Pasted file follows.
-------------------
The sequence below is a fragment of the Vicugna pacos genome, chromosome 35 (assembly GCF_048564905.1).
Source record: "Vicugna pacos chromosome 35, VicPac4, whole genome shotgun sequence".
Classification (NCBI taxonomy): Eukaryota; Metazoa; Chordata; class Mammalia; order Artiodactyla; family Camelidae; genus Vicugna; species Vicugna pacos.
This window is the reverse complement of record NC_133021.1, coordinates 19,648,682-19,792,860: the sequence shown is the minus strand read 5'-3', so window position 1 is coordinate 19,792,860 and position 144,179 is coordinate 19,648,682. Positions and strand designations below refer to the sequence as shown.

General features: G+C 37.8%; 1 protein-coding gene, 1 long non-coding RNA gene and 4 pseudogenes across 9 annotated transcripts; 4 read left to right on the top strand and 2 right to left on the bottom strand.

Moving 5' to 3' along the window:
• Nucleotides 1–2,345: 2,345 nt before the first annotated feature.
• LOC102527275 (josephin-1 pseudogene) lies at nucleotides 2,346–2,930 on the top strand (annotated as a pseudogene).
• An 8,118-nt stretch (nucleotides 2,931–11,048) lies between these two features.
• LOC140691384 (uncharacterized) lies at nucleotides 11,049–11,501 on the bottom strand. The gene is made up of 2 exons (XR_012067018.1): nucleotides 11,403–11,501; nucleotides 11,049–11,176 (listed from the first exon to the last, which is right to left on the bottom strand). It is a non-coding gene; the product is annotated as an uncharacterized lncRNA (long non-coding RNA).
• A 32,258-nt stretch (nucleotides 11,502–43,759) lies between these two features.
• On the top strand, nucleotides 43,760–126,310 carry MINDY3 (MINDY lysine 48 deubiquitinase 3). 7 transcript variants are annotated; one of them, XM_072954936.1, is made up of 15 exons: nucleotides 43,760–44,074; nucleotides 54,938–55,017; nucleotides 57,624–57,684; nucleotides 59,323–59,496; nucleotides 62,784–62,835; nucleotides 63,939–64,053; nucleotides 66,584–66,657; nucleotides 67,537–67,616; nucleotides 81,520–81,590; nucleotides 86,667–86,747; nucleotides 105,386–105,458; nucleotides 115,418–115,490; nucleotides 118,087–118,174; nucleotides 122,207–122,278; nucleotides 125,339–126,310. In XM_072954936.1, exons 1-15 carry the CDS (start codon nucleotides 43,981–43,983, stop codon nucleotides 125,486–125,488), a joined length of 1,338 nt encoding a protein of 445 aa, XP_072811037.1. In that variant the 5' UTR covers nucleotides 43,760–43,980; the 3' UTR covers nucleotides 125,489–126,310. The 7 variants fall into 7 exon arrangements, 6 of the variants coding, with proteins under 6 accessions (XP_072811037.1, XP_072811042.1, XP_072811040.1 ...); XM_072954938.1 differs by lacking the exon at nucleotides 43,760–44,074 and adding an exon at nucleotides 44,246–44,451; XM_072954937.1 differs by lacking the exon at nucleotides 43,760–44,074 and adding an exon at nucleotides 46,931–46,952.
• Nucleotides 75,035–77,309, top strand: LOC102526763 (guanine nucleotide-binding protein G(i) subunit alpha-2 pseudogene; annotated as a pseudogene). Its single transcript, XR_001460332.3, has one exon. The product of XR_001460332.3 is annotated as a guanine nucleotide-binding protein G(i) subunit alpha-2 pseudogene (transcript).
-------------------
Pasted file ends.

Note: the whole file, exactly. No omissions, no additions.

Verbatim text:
The sequence below is a fragment of the Vicugna pacos genome, chromosome 35 (assembly GCF_048564905.1).
Source record: "Vicugna pacos chromosome 35, VicPac4, whole genome shotgun sequence".
Classification (NCBI taxonomy): Eukaryota; Metazoa; Chordata; class Mammalia; order Artiodactyla; family Camelidae; genus Vicugna; species Vicugna pacos.
This window is the reverse complement of record NC_133021.1, coordinates 19,648,682-19,792,860: the sequence shown is the minus strand read 5'-3', so window position 1 is coordinate 19,792,860 and position 144,179 is coordinate 19,648,682. Positions and strand designations below refer to the sequence as shown.

General features: G+C 37.8%; 1 protein-coding gene, 1 long non-coding RNA gene and 4 pseudogenes across 9 annotated transcripts; 4 read left to right on the top strand and 2 right to left on the bottom strand.

Moving 5' to 3' along the window:
• Nucleotides 1–2,345: 2,345 nt before the first annotated feature.
• LOC102527275 (josephin-1 pseudogene) lies at nucleotides 2,346–2,930 on the top strand (annotated as a pseudogene).
• An 8,118-nt stretch (nucleotides 2,931–11,048) lies between these two features.
• LOC140691384 (uncharacterized) lies at nucleotides 11,049–11,501 on the bottom strand. The gene is made up of 2 exons (XR_012067018.1): nucleotides 11,403–11,501; nucleotides 11,049–11,176 (listed from the first exon to the last, which is right to left on the bottom strand). It is a non-coding gene; the product is annotated as an uncharacterized lncRNA (long non-coding RNA).
• A 32,258-nt stretch (nucleotides 11,502–43,759) lies between these two features.
• On the top strand, nucleotides 43,760–126,310 carry MINDY3 (MINDY lysine 48 deubiquitinase 3). 7 transcript variants are annotated; one of them, XM_072954936.1, is made up of 15 exons: nucleotides 43,760–44,074; nucleotides 54,938–55,017; nucleotides 57,624–57,684; nucleotides 59,323–59,496; nucleotides 62,784–62,835; nucleotides 63,939–64,053; nucleotides 66,584–66,657; nucleotides 67,537–67,616; nucleotides 81,520–81,590; nucleotides 86,667–86,747; nucleotides 105,386–105,458; nucleotides 115,418–115,490; nucleotides 118,087–118,174; nucleotides 122,207–122,278; nucleotides 125,339–126,310. In XM_072954936.1, exons 1-15 carry the CDS (start codon nucleotides 43,981–43,983, stop codon nucleotides 125,486–125,488), a joined length of 1,338 nt encoding a protein of 445 aa, XP_072811037.1. In that variant the 5' UTR covers nucleotides 43,760–43,980; the 3' UTR covers nucleotides 125,489–126,310. The 7 variants fall into 7 exon arrangements, 6 of the variants coding, with proteins under 6 accessions (XP_072811037.1, XP_072811042.1, XP_072811040.1 ...); XM_072954938.1 differs by lacking the exon at nucleotides 43,760–44,074 and adding an exon at nucleotides 44,246–44,451; XM_072954937.1 differs by lacking the exon at nucleotides 43,760–44,074 and adding an exon at nucleotides 46,931–46,952.
• Nucleotides 75,035–77,309, top strand: LOC102526763 (guanine nucleotide-binding protein G(i) subunit alpha-2 pseudogene; annotated as a pseudogene). Its single transcript, XR_001460332.3, has one exon. The product of XR_001460332.3 is annotated as a guanine nucleotide-binding protein G(i) subunit alpha-2 pseudogene (transcript).